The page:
The Story of Angela

I have been a nurse in a nursing home for almost 20 years, and my goal is to take care of patients both physically and psychologically.


What I love about my job is that I know I can help out at a time when people are more fragile and during which families also need practical and psychological support.

Over the years I have acquired an increasing awareness and I have learned that the first step is to observe and listen to patients: because everyone has different needs depending on his/her age and the seriousness of the problem he/she is facing.

I try to help them accept and deal with a change of lifestyle: because there is never a single solution to incontinence, but many small actions which, if implemented on a daily basis, can lead to concrete improvements.

Starting from the diet, often underestimated, but also paying great attention to a correct intimate hygiene, because it is essential to prevent redness and bad smells forming, caused by dampness and the presence of germs and bacteria. For this reason too, it is essential to dry the skin perfectly before wearing (or ensuring somebody wears) incontinence aids.

Another crucial aspect is the choice of the incontinence aid best suited to the specific needs of those I have before me: the condition of the person, the family situation and his/her social and house habits are all variables to be taken into consideration in order to identify the best solution. For example, I prefer to avoid using All-in-One Diapers if my patient is able to go, even if accompanied, to the bathroom. Rather, I make sure that the route is short and that there are no obstacles, so that it can be reached more easily, and I use incontinence products which can be put on in the bathroom, such as Pull-ups or Light Pads. This little trick helps, because it allows a greater independence to the person.

The Story of Thabi

The use of a good diaper or pad is only the starting point for managing incontinence but there are also some precautions that can prevent irritation and redness


In my experience I have dealt with people of all ages, with more or less serious incontinence problems: for everyone, however, the same basic rules are valid.

These suggestions are often underestimated by those who are independent and suffer from mild incontinence, because they do not perceive the importance of proper intimate hygiene, even when they are not wearing a diaper.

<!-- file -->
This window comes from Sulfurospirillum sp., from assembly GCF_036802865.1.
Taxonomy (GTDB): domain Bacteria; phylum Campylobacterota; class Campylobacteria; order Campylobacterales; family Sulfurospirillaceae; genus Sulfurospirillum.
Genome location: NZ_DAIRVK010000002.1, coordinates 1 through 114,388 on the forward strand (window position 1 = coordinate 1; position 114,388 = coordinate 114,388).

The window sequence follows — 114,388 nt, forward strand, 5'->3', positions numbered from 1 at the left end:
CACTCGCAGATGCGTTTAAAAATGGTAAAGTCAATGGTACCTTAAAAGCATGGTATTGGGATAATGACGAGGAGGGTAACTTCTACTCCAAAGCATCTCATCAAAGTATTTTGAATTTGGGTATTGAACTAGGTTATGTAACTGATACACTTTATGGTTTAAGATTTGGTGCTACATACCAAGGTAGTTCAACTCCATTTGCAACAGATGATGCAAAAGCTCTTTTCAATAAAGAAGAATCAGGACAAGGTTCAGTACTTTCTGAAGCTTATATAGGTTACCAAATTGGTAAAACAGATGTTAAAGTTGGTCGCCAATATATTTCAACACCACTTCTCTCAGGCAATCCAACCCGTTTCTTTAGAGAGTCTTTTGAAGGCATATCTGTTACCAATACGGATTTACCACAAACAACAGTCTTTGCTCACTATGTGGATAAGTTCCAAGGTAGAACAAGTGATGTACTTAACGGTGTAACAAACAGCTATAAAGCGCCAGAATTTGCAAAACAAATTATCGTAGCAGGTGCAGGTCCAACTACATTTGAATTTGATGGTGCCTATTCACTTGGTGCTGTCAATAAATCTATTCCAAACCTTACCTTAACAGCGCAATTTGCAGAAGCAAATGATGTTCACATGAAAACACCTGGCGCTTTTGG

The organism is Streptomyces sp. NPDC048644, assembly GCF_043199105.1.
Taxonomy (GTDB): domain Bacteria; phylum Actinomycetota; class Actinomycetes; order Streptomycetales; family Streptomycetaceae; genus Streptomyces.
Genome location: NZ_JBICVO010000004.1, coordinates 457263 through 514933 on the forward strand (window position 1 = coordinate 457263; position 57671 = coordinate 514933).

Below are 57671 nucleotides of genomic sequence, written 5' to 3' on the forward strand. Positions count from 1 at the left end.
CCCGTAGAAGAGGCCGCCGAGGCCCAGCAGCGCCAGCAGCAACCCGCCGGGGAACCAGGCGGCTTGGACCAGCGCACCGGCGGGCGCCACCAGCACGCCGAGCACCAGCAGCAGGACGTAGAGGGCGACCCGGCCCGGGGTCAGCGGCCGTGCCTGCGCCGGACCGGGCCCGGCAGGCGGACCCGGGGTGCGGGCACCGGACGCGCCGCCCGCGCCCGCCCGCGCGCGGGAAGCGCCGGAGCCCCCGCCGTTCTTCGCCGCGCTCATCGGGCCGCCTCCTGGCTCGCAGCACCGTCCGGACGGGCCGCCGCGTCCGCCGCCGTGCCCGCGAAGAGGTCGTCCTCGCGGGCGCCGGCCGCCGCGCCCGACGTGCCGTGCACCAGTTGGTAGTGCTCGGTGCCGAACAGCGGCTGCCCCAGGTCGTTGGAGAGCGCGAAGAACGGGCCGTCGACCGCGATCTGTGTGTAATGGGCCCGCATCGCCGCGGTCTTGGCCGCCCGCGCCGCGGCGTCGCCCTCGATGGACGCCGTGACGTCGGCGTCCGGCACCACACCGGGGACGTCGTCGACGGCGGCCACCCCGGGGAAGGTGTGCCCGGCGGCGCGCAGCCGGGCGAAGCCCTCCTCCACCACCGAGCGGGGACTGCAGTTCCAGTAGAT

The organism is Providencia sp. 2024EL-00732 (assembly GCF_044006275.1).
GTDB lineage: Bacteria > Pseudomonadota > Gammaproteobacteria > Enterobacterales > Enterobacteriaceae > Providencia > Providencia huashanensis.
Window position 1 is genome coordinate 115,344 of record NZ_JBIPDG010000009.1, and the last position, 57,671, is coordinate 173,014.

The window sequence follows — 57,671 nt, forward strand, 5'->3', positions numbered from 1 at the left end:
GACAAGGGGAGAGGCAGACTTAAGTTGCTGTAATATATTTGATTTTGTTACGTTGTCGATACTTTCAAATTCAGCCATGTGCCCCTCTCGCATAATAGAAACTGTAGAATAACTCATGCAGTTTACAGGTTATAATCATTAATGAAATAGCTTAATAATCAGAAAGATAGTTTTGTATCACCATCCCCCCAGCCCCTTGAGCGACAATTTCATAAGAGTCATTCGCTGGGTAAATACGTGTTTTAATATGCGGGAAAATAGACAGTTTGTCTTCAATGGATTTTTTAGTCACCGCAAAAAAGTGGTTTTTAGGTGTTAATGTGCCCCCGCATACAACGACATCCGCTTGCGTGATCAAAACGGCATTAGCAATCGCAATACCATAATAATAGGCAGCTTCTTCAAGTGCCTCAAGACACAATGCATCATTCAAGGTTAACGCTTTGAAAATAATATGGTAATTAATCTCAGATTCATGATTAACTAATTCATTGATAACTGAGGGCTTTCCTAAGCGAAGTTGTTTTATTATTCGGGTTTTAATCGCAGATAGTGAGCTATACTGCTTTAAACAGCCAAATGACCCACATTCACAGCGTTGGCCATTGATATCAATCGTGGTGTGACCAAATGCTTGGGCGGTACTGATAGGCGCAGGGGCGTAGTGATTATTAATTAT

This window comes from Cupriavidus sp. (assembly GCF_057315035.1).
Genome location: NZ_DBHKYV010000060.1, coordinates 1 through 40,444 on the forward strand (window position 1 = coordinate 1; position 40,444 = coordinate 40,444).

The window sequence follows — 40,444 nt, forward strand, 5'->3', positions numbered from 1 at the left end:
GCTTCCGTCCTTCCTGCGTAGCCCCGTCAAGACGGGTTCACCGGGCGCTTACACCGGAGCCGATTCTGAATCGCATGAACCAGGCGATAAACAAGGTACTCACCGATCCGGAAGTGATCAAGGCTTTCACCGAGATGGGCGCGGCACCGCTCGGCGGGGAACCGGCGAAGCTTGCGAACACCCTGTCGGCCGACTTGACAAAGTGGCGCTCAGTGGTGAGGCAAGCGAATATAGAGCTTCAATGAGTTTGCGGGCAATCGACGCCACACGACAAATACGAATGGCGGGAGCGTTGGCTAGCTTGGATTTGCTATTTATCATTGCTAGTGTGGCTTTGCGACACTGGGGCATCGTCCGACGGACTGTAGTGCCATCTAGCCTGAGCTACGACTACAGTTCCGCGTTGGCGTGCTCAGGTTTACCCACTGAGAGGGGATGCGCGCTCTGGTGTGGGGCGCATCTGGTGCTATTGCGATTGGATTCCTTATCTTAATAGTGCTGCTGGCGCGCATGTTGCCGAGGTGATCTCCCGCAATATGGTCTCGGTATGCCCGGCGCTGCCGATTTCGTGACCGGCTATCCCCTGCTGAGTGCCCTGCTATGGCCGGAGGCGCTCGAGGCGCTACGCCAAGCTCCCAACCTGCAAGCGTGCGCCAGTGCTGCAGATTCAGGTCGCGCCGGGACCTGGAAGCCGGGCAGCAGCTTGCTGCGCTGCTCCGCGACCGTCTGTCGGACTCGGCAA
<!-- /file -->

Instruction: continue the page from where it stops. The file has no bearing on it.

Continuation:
It is not just a matter of washing more often, but of changing habits: paradoxically, excess hygiene can be harmful, because we risk weakening the outermost layer of the skin, which serves to protect it.

Bear in mind that the areas in contact with urine are likely to get irritated more easily, and should therefore be treated in a specific way: washing each time the pad is changed, choosing products with neutral PH (sometimes, in an attempt to "cover" smells, my patients use perfumed detergents, which risk making the situation worse), and perfectly drying the area before wearing a new item.

As a further precaution, I always use moisturising creams or antiseptic creams and suggest that the pad/diaper should be changed often and, in any case, whenever it is wet

The Story of Lesedi

The topic of incontinence is often a taboo: but talking about it is the only way to overcome obstacles and to return to daily life


Both for cultural and psychological reasons, the admission of suffering from this disorder is really complicated, as sometimes the patient denies or minimises the symptoms and does not talk about it with his/her doctor or with family members.

I often hear people tell me, "How strange, it had never happened to me before!", or even to see children ashamed of their parents. When it happens, I always try to explain that there is nothing strange or shameful about incontinence, which can happen regardless of age and gender and that awareness is the first step towards learning to live with it as serenely as possible. And this applies both to sufferers and to those who need to assist a relative or patient.

It is understandable that there is a certain reluctance to talk about this subject, especially with the partner, but often the greatest discomfort is caused precisely by this silence rather than by incontinence itself.

I have known patients who, in order not to admit to being incontinent, have gradually given up their habits, stopped seeing friends or practicing sports and who have even shown episodes of anxiety or depression linked to this condition, one which was inadmissible for them.

With experience I have learned that taking on an attitude of understanding rather than of reproach, both towards oneself and towards the person being cared for, and talking about it with the family doctor (and with the people we love), are necessary steps to better deal with these situations. Because incontinence is a disorder which can be treated, cured, and which can be lived with: nowadays, incontinence products are discreet, comfortable and allow us to live with less sacrifice and without embarrassment.